ooh, I loved this. Very reminiscent of other stories focused on multi generations at a family Maine summer home. I really enjoyed the changing p.o.v. from chapter to chapter and the writing in general was great. Certain sentences were just beautifully crafted, capturing feelings and moments that went straight to your heart.
When I talked about this with Melissa there was something I liked about it that was a turnoff to her. That was that I found none of the characters to be terrible people or wonderful people. Everyone was a real person and consequently I didn’t find any real heightened drama. (As opposed to Maine by J. Courtney Sullivan.) (We both agreed though that we found it annoying that one person didn’t want to tell someone else something. Just tell him already.)
For myself in the future: this is the Maine book where an adult woman and her children go every summer and she grew up every summer there, too. Her father is a retired judge and has dementia now. She loves being there, though is having some marital woes-her podcasting husband isn’t joining them. Meanwhile, a young woman from Pennsylvania comes to town and is spying on them. This “mystery” is very quickly revealed. Lots of questions of haves and have nots, growing up with a safety net and money.
I enjoyed this very much-a perfect summertime read.
A woman and her daughter move to a seaside town that has a ruling clique of moms. Everyone gossips, drinks a lot, and is kind of the worst. But they aren’t seeking to be vicious or harm anyone. It’s a very large social group, which I found nearly unfathomable. And before you can brush everyone off you realize that the former “head” of the group actually has a personality and she’s a widow and there’s a lot of grief there. The newcomer improbably is able to penetrate this group, which causes all kinds of waves and friction. She has a secretive background (which the reader will very quickly figure out.)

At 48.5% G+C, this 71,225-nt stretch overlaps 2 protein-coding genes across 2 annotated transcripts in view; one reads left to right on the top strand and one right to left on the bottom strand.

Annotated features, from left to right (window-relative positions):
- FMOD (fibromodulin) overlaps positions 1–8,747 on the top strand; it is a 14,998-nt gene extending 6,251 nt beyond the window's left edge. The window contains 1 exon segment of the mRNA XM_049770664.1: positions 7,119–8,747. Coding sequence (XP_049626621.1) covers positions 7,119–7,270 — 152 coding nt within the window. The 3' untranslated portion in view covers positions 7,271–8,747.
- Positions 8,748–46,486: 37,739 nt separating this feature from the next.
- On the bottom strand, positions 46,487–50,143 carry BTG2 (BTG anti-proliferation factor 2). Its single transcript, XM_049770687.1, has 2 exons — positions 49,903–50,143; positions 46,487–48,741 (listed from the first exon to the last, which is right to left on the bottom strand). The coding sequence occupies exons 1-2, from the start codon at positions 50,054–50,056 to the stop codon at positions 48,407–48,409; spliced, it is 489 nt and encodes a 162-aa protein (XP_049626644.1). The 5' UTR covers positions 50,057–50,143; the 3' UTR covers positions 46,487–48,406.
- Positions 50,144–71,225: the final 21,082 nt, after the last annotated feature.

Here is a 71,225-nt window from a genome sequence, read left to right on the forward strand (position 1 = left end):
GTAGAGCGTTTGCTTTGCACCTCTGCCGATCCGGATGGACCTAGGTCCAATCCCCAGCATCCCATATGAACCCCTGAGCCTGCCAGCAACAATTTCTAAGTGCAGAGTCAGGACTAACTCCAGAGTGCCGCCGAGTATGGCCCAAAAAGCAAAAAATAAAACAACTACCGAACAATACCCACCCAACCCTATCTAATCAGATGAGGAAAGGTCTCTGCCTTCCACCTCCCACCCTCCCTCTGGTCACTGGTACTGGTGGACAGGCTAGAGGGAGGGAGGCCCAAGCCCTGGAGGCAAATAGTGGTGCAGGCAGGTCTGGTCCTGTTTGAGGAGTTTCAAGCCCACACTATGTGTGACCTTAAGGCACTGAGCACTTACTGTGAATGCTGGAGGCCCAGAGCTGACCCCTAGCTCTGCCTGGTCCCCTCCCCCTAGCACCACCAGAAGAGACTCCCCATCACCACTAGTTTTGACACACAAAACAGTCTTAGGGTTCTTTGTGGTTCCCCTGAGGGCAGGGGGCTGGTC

What I liked about this was every now and then there would be a voice (one of the women, but you don’t know who) talking about that summer from some point in the future. So you are pretty sure things are going to come to a head that summer with some kind of big event, though you aren’t sure what.
There’s also more than just Mean Girls as Grownups going on. There’s the daughter who has just graduated high school and doesn’t want to go to college and has a semi-secret budding career online. (I was so relieved it wasn’t a sex thing.) There’s a couple of romances which might be sincerely sweet. And of course there is the big secret of the newcomer.
I thought this was a great classic beach read.